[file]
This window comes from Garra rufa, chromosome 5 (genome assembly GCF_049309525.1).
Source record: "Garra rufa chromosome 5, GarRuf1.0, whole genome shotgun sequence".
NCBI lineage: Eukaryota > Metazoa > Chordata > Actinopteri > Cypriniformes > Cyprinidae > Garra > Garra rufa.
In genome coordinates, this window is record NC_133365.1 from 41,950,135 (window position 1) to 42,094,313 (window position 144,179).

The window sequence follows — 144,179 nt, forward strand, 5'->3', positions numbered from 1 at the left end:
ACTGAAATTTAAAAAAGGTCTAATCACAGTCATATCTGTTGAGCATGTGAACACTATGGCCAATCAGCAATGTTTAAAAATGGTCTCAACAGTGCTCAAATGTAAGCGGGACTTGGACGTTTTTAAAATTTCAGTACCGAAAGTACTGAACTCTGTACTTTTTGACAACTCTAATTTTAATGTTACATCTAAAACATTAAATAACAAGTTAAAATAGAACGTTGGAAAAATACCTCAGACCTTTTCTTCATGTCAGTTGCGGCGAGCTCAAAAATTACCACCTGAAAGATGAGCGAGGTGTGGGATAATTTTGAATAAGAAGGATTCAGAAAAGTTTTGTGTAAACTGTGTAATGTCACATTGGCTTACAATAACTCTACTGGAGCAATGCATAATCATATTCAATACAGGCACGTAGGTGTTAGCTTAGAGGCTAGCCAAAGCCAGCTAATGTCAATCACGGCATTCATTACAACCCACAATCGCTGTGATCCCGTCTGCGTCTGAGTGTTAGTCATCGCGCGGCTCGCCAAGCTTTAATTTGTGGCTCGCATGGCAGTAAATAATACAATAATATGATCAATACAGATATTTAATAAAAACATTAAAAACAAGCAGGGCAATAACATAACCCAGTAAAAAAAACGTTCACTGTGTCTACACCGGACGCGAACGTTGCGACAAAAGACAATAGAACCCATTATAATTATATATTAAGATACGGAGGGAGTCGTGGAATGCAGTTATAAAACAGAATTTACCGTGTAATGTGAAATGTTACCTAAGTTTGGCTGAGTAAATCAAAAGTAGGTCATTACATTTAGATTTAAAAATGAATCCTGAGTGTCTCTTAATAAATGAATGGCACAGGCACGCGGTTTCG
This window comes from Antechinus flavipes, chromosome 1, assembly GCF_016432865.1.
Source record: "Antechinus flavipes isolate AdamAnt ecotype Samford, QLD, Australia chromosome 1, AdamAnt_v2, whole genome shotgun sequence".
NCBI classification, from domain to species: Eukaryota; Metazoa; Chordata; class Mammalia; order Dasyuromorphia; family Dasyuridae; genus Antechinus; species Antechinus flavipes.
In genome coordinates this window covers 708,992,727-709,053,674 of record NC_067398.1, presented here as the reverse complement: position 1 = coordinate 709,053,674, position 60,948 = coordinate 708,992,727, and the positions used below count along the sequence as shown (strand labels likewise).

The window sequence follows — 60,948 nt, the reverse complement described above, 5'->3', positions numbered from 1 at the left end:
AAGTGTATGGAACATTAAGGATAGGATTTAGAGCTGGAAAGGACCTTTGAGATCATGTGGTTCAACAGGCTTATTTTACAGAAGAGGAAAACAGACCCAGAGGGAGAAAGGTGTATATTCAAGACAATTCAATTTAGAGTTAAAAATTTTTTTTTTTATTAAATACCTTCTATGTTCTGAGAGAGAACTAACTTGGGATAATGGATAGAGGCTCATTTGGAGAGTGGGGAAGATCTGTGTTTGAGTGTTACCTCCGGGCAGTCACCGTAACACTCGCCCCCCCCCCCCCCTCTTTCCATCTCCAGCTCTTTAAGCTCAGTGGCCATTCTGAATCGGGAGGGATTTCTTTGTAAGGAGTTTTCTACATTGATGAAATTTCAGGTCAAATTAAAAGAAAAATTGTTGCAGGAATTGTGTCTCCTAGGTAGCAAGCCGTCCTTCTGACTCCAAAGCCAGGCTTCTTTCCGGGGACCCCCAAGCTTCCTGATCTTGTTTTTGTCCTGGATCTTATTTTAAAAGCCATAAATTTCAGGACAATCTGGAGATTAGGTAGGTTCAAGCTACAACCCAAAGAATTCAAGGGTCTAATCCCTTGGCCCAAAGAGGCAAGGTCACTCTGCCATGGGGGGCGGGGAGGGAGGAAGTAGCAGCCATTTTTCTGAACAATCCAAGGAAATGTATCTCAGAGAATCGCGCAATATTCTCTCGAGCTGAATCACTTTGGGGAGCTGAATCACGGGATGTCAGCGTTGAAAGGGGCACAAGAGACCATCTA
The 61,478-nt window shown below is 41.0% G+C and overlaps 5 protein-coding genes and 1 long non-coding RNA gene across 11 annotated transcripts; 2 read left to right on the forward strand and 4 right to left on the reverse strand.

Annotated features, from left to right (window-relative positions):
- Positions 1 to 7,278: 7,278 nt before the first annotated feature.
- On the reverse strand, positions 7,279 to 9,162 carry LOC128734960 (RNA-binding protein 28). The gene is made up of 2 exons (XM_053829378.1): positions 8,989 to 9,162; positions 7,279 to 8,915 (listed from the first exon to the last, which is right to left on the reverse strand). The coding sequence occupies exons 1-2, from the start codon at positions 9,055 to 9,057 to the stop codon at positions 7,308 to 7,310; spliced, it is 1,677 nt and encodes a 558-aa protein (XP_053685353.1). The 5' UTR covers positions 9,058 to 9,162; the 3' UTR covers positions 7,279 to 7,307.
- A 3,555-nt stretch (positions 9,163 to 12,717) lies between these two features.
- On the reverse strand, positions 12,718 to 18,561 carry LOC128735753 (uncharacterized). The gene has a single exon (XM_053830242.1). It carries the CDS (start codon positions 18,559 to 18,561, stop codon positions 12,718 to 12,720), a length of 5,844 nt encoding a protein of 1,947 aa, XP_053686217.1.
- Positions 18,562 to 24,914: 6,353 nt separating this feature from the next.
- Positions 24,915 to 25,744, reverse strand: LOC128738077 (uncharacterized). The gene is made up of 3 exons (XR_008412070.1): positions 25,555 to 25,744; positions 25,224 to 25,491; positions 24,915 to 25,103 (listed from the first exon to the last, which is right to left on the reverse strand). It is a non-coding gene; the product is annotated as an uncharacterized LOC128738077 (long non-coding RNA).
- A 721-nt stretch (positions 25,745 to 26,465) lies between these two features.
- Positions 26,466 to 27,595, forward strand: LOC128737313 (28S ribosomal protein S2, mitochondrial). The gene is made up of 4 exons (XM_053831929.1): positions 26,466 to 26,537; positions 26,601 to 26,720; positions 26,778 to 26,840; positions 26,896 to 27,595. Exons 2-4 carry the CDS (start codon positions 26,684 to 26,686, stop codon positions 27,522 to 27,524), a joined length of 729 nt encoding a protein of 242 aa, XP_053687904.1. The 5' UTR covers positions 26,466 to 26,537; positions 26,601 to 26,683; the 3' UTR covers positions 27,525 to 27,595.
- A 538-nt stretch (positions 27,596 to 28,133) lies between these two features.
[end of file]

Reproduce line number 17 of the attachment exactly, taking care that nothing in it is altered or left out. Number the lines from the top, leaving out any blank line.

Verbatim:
- A 3,555-nt stretch (positions 9,163 to 12,717) lies between these two features.